Nevertheless this was still an enjoyable and relaxing read, (which I needed) and gave me plenty of nuggets of new information to ponder and two new lines of thought to consider:

  1. Are The Murder of Roger Ackroyd and And Then There Were None Christie’s ‘most stunningly original plots’? (Fairly sure the premise of the latter had been used in earlier novels, but can’t remember specific titles).
  2. What are Christie’s key works? Is this the ones which are best remembered due to snazzy film productions or is there more nuanced criteria to be made?

Rating: 4/5


  1. Sounds interesting. For your first question, I’m aware of a book that uses the same trick as Ackroyd that was published a couple of years later but may have been written independently, but i’m not aware of someone predating her with this or Orient Express. As for her other major works, I suppose they are primarily just strong examples of good mysteries. The only distinctive work could, I suppose, be Hercule Poirot’s Christmas but I definitely have an earlier example of that trick.

    Liked by 1 person

    • Aargh, misread the post. I meant to say And There Were None doesn’t have a precursor that I’m aware of. So should we counsider Orient Express in the same tier as Ackroyd and that one? Pretty sure that’s the first example of that one…

      Liked by 1 person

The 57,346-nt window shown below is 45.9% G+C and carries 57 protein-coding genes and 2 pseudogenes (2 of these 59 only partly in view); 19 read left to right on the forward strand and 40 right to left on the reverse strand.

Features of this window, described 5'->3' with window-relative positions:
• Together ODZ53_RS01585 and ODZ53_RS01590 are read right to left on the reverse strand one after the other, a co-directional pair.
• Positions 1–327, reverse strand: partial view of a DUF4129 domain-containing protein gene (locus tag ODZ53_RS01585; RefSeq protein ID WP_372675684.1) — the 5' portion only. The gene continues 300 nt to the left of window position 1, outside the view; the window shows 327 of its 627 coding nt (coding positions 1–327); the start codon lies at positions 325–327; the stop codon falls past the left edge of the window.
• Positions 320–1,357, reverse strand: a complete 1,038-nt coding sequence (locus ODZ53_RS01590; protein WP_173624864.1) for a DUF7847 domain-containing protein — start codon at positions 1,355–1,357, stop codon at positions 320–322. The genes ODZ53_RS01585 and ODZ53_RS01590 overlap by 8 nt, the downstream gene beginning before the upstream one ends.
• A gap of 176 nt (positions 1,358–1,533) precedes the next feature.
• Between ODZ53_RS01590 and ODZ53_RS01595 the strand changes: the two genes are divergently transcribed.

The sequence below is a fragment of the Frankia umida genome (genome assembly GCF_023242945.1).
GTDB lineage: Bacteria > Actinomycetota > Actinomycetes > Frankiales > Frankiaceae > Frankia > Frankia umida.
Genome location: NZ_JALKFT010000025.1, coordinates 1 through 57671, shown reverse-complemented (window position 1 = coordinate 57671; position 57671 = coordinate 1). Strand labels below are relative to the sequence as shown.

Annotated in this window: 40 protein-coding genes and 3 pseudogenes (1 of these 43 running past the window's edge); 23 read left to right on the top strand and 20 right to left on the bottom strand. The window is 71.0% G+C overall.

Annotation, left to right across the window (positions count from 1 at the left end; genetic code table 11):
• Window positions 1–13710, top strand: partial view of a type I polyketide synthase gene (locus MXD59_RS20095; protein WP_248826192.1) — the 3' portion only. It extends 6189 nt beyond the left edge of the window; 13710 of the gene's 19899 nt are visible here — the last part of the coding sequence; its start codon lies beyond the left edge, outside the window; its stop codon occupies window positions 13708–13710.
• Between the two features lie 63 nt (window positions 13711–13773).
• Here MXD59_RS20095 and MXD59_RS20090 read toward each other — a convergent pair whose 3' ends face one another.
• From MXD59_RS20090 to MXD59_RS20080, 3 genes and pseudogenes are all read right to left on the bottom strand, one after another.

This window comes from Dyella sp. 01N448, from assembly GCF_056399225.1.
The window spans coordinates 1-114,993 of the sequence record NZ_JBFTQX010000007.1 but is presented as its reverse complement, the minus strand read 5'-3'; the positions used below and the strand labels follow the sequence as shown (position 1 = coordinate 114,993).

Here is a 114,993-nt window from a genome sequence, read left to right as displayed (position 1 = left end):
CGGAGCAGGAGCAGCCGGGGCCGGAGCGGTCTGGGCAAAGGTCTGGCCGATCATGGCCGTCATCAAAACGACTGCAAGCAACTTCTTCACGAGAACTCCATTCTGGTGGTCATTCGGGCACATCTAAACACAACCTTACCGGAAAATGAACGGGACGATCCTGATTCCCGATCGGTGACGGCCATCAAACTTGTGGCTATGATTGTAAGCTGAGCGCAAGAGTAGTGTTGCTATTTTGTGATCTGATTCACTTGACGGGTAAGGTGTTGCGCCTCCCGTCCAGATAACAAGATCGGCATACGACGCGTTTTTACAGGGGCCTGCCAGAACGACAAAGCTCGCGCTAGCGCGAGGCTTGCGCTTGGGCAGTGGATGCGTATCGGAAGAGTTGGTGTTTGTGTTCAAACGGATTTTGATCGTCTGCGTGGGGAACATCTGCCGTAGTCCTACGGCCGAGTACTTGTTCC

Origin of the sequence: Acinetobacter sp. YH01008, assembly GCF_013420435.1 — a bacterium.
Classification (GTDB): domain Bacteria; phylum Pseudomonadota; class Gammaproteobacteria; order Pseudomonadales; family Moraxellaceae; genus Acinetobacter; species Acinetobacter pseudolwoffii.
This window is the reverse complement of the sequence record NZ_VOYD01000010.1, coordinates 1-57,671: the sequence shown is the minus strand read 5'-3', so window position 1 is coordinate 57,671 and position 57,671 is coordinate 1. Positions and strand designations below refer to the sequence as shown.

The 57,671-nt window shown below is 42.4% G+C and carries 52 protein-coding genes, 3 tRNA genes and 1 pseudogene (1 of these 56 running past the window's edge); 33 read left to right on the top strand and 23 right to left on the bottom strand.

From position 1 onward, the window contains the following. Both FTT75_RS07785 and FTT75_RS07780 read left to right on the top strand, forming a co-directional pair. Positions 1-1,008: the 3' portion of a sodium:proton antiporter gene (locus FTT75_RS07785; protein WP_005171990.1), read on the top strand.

• No I’ve definitely read of a precursor to ATTWN somewhere, on someone’s blog like John’s or Bev’s. Just can’t think what the title was. I guess why I asked the question about which are her key works is because yes TMORA, TMOTOE and ATTWN are her most famous ones, but I felt some of her later works could also be classed as key, such as The Crooked House. I guess it depends on what you mean by key, as it could key to the writer’s whole work or phases of writing or key to the genre it was writing in. I think these different meanings would produce different book choices to an extent.


        • I was thinking of her innovative works. Something like Cards On The Table is key for her, but it’s hardly groundbreaking when you look at the genre as a whole. If you mean key as regarding her development as a crime writer, you must include The Body In The Library (or the short Marples, whichever came first) and probably the first rubbish book from her final output. If you mean her key works in the genre as a whole… the aforementioned books, certainly. Was Towards Zero an original idea? Possibly Death Comes As The End as the earliest serious historical mystery, years ahead of its time. Possibly Crooked House – had that been done before?

          Liked by 1 person

          • TZ and DCATE were both titles I had thought as well for inclusion. I guess the tricky part (for me anyways) is trying to distinguish between works you love by Christie and key Christie novels. Not sure they are always necessarily the same.


            • I take your point, but if I was looking at favourites, then Death On The Nile or The ABC Murders would be there, but the first is just a very good straightforward mystery and ABC is predated by Death Walks In Eastrepps, for example. Although I suppose it might be the first serial killer who is actually… novel. IIRC, Eastrepps is basically a loonie…